Memorandum submitted by Prospect
1. Prospect is the trade union representing
all air traffic controllers and air traffic systems specialists
employed by National Air Traffic Services (NATS), which is regulated
by the Civil Aviation Authority, and also represents professional
and specialist employees of the Civil Aviation Authority, including
the safety inspectors and other specialists employed within the
Safety Regulation Group of the CAA. All the members we represent
in NATS and the CAA have a direct interest in the remit of the
Transport Committee's Inquiry, and we therefore welcome the opportunity
to submit evidence to this Inquiry.
2. We note that the scope of the Committee's
Inquiry is wide-ranging rather than focussed on any specific aspect
of the CAA's role and responsibilities. Prospect's primary interest,
on behalf of the members we represent in NATS and the CAA, is
in relation to the regulation of air traffic safety. However,
we also have a direct interest in how the CAA discharges its statutory
responsibilities in relation to the economic regulation of NATS;
also the CAA's role in airspace design, in relation to capacity,
and changes being driven by the Single European Sky legislation.
3. Prospect welcomes the timing of this
Inquiry, which comes at a crucial juncture in the development
of the Civil Aviation Authority, given the external influences
that will have a direct bearing on the regulatory functions of
the CAA, including:
Single European Sky legislation and
its impact on National Supervisory Authorities such as the CAA.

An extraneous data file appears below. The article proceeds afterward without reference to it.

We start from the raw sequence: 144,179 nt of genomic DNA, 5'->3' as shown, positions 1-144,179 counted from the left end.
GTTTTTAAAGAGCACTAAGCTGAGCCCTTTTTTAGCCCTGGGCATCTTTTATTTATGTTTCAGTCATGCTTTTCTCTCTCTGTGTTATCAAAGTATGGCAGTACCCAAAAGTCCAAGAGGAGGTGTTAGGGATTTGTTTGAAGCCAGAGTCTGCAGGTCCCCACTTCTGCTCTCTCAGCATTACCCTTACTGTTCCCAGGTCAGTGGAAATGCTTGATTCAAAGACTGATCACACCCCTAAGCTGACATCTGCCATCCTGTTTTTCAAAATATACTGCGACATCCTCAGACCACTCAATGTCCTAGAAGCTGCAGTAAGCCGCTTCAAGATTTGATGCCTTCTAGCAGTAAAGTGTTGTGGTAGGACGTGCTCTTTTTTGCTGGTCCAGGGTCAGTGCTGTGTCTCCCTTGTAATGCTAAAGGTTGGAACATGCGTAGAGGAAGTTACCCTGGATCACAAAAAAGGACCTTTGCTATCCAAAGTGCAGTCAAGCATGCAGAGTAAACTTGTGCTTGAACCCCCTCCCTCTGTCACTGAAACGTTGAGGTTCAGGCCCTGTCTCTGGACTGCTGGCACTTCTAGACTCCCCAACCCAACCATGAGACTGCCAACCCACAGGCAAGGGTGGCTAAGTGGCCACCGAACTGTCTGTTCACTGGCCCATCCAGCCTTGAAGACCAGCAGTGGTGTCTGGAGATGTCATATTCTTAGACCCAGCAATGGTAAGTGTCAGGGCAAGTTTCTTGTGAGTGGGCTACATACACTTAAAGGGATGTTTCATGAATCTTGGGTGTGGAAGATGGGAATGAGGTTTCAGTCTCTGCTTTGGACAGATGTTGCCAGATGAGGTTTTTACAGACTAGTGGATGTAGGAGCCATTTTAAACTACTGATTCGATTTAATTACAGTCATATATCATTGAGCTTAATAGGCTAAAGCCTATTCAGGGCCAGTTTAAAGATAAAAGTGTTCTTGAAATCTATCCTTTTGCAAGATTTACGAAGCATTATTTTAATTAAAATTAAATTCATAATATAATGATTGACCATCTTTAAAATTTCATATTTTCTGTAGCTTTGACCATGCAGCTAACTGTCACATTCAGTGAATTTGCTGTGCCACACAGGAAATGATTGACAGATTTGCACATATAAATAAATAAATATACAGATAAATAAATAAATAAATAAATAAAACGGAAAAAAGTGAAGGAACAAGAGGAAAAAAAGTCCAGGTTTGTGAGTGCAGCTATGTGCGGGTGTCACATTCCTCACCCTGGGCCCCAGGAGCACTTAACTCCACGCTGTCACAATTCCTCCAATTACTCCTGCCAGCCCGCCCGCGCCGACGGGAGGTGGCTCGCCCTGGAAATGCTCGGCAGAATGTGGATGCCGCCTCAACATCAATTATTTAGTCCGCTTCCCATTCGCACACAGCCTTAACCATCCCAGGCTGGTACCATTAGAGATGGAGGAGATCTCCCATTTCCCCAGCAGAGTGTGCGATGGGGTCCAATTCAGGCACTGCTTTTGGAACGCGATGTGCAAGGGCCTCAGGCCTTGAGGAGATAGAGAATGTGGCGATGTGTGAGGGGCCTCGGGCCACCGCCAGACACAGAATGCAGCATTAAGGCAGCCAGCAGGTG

Increasing commercial pressures on
National Air Traffic Services (NATS), following the PPP of 2001.
Current Government policy towards
regulation following the Philip Hampton review of March 2005 and
the impending Government Bill for Better Regulation".
Against these developments it is essential that
the CAA is sufficiently prepared to meet the challenges posed
by these developments in terms of:
Independence from Government.
Respect of those it regulates.
4. Since its inception under the 1972 Civil
Aviation Authority Act, the Authority has evolved its role and
responsibilities and been required to fulfil its statutory functions
in an ever changing and rapidly growing aviation industry. Since
the separation of NATS from the CAA in 2001 the residual regulatory
functions of the CAA have been divided between four distinct groups:
Safety Regulation Group.
Economic Regulatory Group.
Director of Airspace Policy Group.
Consumer Protection Group.
Whilst this division of responsibilities within
the CAA may appear logical, Prospect is becoming increasingly
concerned that the organisational independence of each Group undermines
the over-riding requirement for cohesion in the way that the CAA
discharges its statutory responsibilities. There is a possible
risk that the current Group structure perpetuates independent
organisational structures that are not joined up" to provide
coherent regulation, particularly in respect of air traffic control.
5. The comment later in this submission
on the relationship between the Economic Regulator and the Safety
Regulator arises from specific proposals within the price control
framework for NATS during Control Period 2, as published in September
2005. These proposals in themselves highlight some of the conflicting
objectives from within which the CAA has to operate. For example,
the Economic Regulatory Group of the CAA is seeking to incentivise
NATS to reduce air traffic delays that occur during the peak morning
periods by applying a heavier weighting of delay penalty in that
period; whereas NATS ability to reduce delays by increasing airspace
capacity is constrained by the restrictions imposed by the CAA's
Directorate of Airspace Policy; and the economic pressure on NATS
to reduce delays during that peak period would compromise safety
if air traffic flow rates were increased above target levels during
peak periods, thereby compromising the safety case required by
the CAA's Safety Regulation Group. In this example three arms
of the CAA are pursuing regulatory policies that would in certain
circumstances be contradictory to each other. It is in that context
that we seek greater coherence in regulatory policy delivery so
as to horizontally integrate the separate organisational structures
of the CAA.
CAA IN RELATION